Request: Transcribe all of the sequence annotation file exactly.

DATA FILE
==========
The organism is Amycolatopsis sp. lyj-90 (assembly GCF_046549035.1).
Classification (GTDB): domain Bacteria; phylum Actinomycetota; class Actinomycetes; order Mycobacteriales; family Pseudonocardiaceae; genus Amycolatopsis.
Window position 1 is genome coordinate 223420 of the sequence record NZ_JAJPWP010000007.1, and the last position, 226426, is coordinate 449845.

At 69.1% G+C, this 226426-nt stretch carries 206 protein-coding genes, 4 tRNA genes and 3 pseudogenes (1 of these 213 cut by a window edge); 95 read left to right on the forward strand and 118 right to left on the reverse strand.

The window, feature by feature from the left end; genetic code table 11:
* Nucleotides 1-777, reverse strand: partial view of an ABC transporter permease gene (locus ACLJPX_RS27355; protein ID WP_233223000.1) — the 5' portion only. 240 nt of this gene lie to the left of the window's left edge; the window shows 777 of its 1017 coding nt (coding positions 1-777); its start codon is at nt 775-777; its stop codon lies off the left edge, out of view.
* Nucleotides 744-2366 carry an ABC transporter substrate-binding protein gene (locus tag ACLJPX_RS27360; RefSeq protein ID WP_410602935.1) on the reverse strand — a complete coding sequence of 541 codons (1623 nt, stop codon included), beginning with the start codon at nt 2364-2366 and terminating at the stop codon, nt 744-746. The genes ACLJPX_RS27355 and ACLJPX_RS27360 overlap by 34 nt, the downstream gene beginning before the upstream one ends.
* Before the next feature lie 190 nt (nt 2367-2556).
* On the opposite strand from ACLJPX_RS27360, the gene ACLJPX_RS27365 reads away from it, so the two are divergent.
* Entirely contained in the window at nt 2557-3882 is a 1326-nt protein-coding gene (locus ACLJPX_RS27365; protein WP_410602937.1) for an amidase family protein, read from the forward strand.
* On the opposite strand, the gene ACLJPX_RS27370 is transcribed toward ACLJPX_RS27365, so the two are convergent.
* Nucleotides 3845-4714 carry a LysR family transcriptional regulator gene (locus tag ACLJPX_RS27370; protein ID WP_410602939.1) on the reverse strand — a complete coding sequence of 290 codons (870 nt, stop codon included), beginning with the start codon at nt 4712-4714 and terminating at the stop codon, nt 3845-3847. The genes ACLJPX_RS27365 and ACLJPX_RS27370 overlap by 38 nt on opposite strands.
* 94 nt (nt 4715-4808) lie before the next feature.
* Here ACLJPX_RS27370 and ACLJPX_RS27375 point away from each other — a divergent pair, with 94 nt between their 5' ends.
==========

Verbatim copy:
The organism is Amycolatopsis sp. lyj-90 (assembly GCF_046549035.1).
Classification (GTDB): domain Bacteria; phylum Actinomycetota; class Actinomycetes; order Mycobacteriales; family Pseudonocardiaceae; genus Amycolatopsis.
Window position 1 is genome coordinate 223420 of the sequence record NZ_JAJPWP010000007.1, and the last position, 226426, is coordinate 449845.

At 69.1% G+C, this 226426-nt stretch carries 206 protein-coding genes, 4 tRNA genes and 3 pseudogenes (1 of these 213 cut by a window edge); 95 read left to right on the forward strand and 118 right to left on the reverse strand.

The window, feature by feature from the left end; genetic code table 11:
* Nucleotides 1-777, reverse strand: partial view of an ABC transporter permease gene (locus ACLJPX_RS27355; protein ID WP_233223000.1) — the 5' portion only. 240 nt of this gene lie to the left of the window's left edge; the window shows 777 of its 1017 coding nt (coding positions 1-777); its start codon is at nt 775-777; its stop codon lies off the left edge, out of view.
* Nucleotides 744-2366 carry an ABC transporter substrate-binding protein gene (locus tag ACLJPX_RS27360; RefSeq protein ID WP_410602935.1) on the reverse strand — a complete coding sequence of 541 codons (1623 nt, stop codon included), beginning with the start codon at nt 2364-2366 and terminating at the stop codon, nt 744-746. The genes ACLJPX_RS27355 and ACLJPX_RS27360 overlap by 34 nt, the downstream gene beginning before the upstream one ends.
* Before the next feature lie 190 nt (nt 2367-2556).
* On the opposite strand from ACLJPX_RS27360, the gene ACLJPX_RS27365 reads away from it, so the two are divergent.
* Entirely contained in the window at nt 2557-3882 is a 1326-nt protein-coding gene (locus ACLJPX_RS27365; protein WP_410602937.1) for an amidase family protein, read from the forward strand.
* On the opposite strand, the gene ACLJPX_RS27370 is transcribed toward ACLJPX_RS27365, so the two are convergent.
* Nucleotides 3845-4714 carry a LysR family transcriptional regulator gene (locus tag ACLJPX_RS27370; protein ID WP_410602939.1) on the reverse strand — a complete coding sequence of 290 codons (870 nt, stop codon included), beginning with the start codon at nt 4712-4714 and terminating at the stop codon, nt 3845-3847. The genes ACLJPX_RS27365 and ACLJPX_RS27370 overlap by 38 nt on opposite strands.
* 94 nt (nt 4715-4808) lie before the next feature.
* Here ACLJPX_RS27370 and ACLJPX_RS27375 point away from each other — a divergent pair, with 94 nt between their 5' ends.